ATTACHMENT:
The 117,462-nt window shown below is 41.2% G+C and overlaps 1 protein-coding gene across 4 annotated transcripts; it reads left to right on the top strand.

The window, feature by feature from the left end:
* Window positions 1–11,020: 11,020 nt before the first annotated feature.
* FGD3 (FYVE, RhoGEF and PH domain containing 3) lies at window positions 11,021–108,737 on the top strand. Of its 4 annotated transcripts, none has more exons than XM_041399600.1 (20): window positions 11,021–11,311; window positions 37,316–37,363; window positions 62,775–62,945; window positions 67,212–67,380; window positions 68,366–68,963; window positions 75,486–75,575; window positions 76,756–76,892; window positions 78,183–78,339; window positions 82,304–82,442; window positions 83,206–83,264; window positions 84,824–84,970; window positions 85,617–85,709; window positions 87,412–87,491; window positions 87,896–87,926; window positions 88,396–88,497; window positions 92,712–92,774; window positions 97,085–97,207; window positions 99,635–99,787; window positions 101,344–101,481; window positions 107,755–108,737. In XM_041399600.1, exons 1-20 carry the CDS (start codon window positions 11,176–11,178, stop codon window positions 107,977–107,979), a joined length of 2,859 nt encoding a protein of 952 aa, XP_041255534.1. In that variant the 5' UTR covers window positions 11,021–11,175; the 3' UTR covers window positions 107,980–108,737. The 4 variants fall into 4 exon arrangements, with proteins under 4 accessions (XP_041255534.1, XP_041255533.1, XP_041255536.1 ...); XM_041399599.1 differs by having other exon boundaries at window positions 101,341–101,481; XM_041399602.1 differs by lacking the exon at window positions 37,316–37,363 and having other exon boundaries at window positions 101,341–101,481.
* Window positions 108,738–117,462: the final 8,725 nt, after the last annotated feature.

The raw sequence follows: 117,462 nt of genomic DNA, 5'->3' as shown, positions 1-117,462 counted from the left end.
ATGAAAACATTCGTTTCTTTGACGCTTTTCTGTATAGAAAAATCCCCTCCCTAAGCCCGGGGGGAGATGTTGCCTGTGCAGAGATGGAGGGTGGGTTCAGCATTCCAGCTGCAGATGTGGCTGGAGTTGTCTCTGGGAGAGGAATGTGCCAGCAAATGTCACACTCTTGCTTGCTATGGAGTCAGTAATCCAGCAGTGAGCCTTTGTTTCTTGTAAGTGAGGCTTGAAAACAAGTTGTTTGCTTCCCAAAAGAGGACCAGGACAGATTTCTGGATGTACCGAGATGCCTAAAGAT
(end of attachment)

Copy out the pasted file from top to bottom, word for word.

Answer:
The 117,462-nt window shown below is 41.2% G+C and overlaps 1 protein-coding gene across 4 annotated transcripts; it reads left to right on the top strand.

The window, feature by feature from the left end:
* Window positions 1–11,020: 11,020 nt before the first annotated feature.
* FGD3 (FYVE, RhoGEF and PH domain containing 3) lies at window positions 11,021–108,737 on the top strand. Of its 4 annotated transcripts, none has more exons than XM_041399600.1 (20): window positions 11,021–11,311; window positions 37,316–37,363; window positions 62,775–62,945; window positions 67,212–67,380; window positions 68,366–68,963; window positions 75,486–75,575; window positions 76,756–76,892; window positions 78,183–78,339; window positions 82,304–82,442; window positions 83,206–83,264; window positions 84,824–84,970; window positions 85,617–85,709; window positions 87,412–87,491; window positions 87,896–87,926; window positions 88,396–88,497; window positions 92,712–92,774; window positions 97,085–97,207; window positions 99,635–99,787; window positions 101,344–101,481; window positions 107,755–108,737. In XM_041399600.1, exons 1-20 carry the CDS (start codon window positions 11,176–11,178, stop codon window positions 107,977–107,979), a joined length of 2,859 nt encoding a protein of 952 aa, XP_041255534.1. In that variant the 5' UTR covers window positions 11,021–11,175; the 3' UTR covers window positions 107,980–108,737. The 4 variants fall into 4 exon arrangements, with proteins under 4 accessions (XP_041255534.1, XP_041255533.1, XP_041255536.1 ...); XM_041399599.1 differs by having other exon boundaries at window positions 101,341–101,481; XM_041399602.1 differs by lacking the exon at window positions 37,316–37,363 and having other exon boundaries at window positions 101,341–101,481.
* Window positions 108,738–117,462: the final 8,725 nt, after the last annotated feature.

The raw sequence follows: 117,462 nt of genomic DNA, 5'->3' as shown, positions 1-117,462 counted from the left end.
ATGAAAACATTCGTTTCTTTGACGCTTTTCTGTATAGAAAAATCCCCTCCCTAAGCCCGGGGGGAGATGTTGCCTGTGCAGAGATGGAGGGTGGGTTCAGCATTCCAGCTGCAGATGTGGCTGGAGTTGTCTCTGGGAGAGGAATGTGCCAGCAAATGTCACACTCTTGCTTGCTATGGAGTCAGTAATCCAGCAGTGAGCCTTTGTTTCTTGTAAGTGAGGCTTGAAAACAAGTTGTTTGCTTCCCAAAAGAGGACCAGGACAGATTTCTGGATGTACCGAGATGCCTAAAGAT